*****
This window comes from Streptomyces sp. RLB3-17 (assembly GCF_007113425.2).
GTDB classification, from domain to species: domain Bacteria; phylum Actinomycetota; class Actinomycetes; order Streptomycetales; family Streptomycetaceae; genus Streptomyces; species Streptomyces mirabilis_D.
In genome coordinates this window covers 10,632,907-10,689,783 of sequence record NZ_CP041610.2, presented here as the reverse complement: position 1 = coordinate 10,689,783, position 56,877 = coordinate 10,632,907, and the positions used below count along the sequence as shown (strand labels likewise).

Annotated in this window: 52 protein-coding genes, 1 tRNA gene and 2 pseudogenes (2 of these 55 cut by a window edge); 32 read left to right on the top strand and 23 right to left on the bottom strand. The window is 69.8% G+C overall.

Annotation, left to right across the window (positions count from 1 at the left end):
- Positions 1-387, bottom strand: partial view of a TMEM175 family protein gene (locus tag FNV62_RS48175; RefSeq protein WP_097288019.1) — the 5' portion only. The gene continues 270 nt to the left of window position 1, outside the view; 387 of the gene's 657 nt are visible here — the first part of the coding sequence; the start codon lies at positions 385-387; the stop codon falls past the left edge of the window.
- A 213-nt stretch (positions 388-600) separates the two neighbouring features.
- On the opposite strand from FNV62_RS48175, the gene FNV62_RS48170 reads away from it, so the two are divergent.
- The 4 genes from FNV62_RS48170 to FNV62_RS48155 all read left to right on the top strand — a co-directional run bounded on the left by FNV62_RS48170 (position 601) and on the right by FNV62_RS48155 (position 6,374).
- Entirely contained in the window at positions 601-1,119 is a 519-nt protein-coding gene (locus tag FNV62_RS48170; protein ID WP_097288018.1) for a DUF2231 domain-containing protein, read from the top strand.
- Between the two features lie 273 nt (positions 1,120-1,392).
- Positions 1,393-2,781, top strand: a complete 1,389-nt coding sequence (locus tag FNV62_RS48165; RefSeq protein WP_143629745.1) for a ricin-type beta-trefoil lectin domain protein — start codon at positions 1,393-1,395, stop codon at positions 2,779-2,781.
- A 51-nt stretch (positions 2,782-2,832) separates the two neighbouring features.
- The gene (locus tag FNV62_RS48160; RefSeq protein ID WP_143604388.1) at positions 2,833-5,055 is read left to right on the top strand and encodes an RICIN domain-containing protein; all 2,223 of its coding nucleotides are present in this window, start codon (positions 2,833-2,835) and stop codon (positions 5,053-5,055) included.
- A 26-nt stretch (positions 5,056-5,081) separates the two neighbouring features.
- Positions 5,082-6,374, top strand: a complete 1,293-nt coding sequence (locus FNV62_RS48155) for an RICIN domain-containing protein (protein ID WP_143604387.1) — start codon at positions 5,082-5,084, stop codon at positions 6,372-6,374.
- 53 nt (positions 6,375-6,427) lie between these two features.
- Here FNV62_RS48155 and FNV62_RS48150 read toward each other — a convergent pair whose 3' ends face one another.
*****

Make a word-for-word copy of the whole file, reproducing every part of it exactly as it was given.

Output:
This window comes from Streptomyces sp. RLB3-17 (assembly GCF_007113425.2).
GTDB classification, from domain to species: domain Bacteria; phylum Actinomycetota; class Actinomycetes; order Streptomycetales; family Streptomycetaceae; genus Streptomyces; species Streptomyces mirabilis_D.
In genome coordinates this window covers 10,632,907-10,689,783 of sequence record NZ_CP041610.2, presented here as the reverse complement: position 1 = coordinate 10,689,783, position 56,877 = coordinate 10,632,907, and the positions used below count along the sequence as shown (strand labels likewise).

Annotated in this window: 52 protein-coding genes, 1 tRNA gene and 2 pseudogenes (2 of these 55 cut by a window edge); 32 read left to right on the top strand and 23 right to left on the bottom strand. The window is 69.8% G+C overall.

Annotation, left to right across the window (positions count from 1 at the left end):
- Positions 1-387, bottom strand: partial view of a TMEM175 family protein gene (locus tag FNV62_RS48175; RefSeq protein WP_097288019.1) — the 5' portion only. The gene continues 270 nt to the left of window position 1, outside the view; 387 of the gene's 657 nt are visible here — the first part of the coding sequence; the start codon lies at positions 385-387; the stop codon falls past the left edge of the window.
- A 213-nt stretch (positions 388-600) separates the two neighbouring features.
- On the opposite strand from FNV62_RS48175, the gene FNV62_RS48170 reads away from it, so the two are divergent.
- The 4 genes from FNV62_RS48170 to FNV62_RS48155 all read left to right on the top strand — a co-directional run bounded on the left by FNV62_RS48170 (position 601) and on the right by FNV62_RS48155 (position 6,374).
- Entirely contained in the window at positions 601-1,119 is a 519-nt protein-coding gene (locus tag FNV62_RS48170; protein ID WP_097288018.1) for a DUF2231 domain-containing protein, read from the top strand.
- Between the two features lie 273 nt (positions 1,120-1,392).
- Positions 1,393-2,781, top strand: a complete 1,389-nt coding sequence (locus tag FNV62_RS48165; RefSeq protein WP_143629745.1) for a ricin-type beta-trefoil lectin domain protein — start codon at positions 1,393-1,395, stop codon at positions 2,779-2,781.
- A 51-nt stretch (positions 2,782-2,832) separates the two neighbouring features.
- The gene (locus tag FNV62_RS48160; RefSeq protein ID WP_143604388.1) at positions 2,833-5,055 is read left to right on the top strand and encodes an RICIN domain-containing protein; all 2,223 of its coding nucleotides are present in this window, start codon (positions 2,833-2,835) and stop codon (positions 5,053-5,055) included.
- A 26-nt stretch (positions 5,056-5,081) separates the two neighbouring features.
- Positions 5,082-6,374, top strand: a complete 1,293-nt coding sequence (locus FNV62_RS48155) for an RICIN domain-containing protein (protein ID WP_143604387.1) — start codon at positions 5,082-5,084, stop codon at positions 6,372-6,374.
- 53 nt (positions 6,375-6,427) lie between these two features.
- Here FNV62_RS48155 and FNV62_RS48150 read toward each other — a convergent pair whose 3' ends face one another.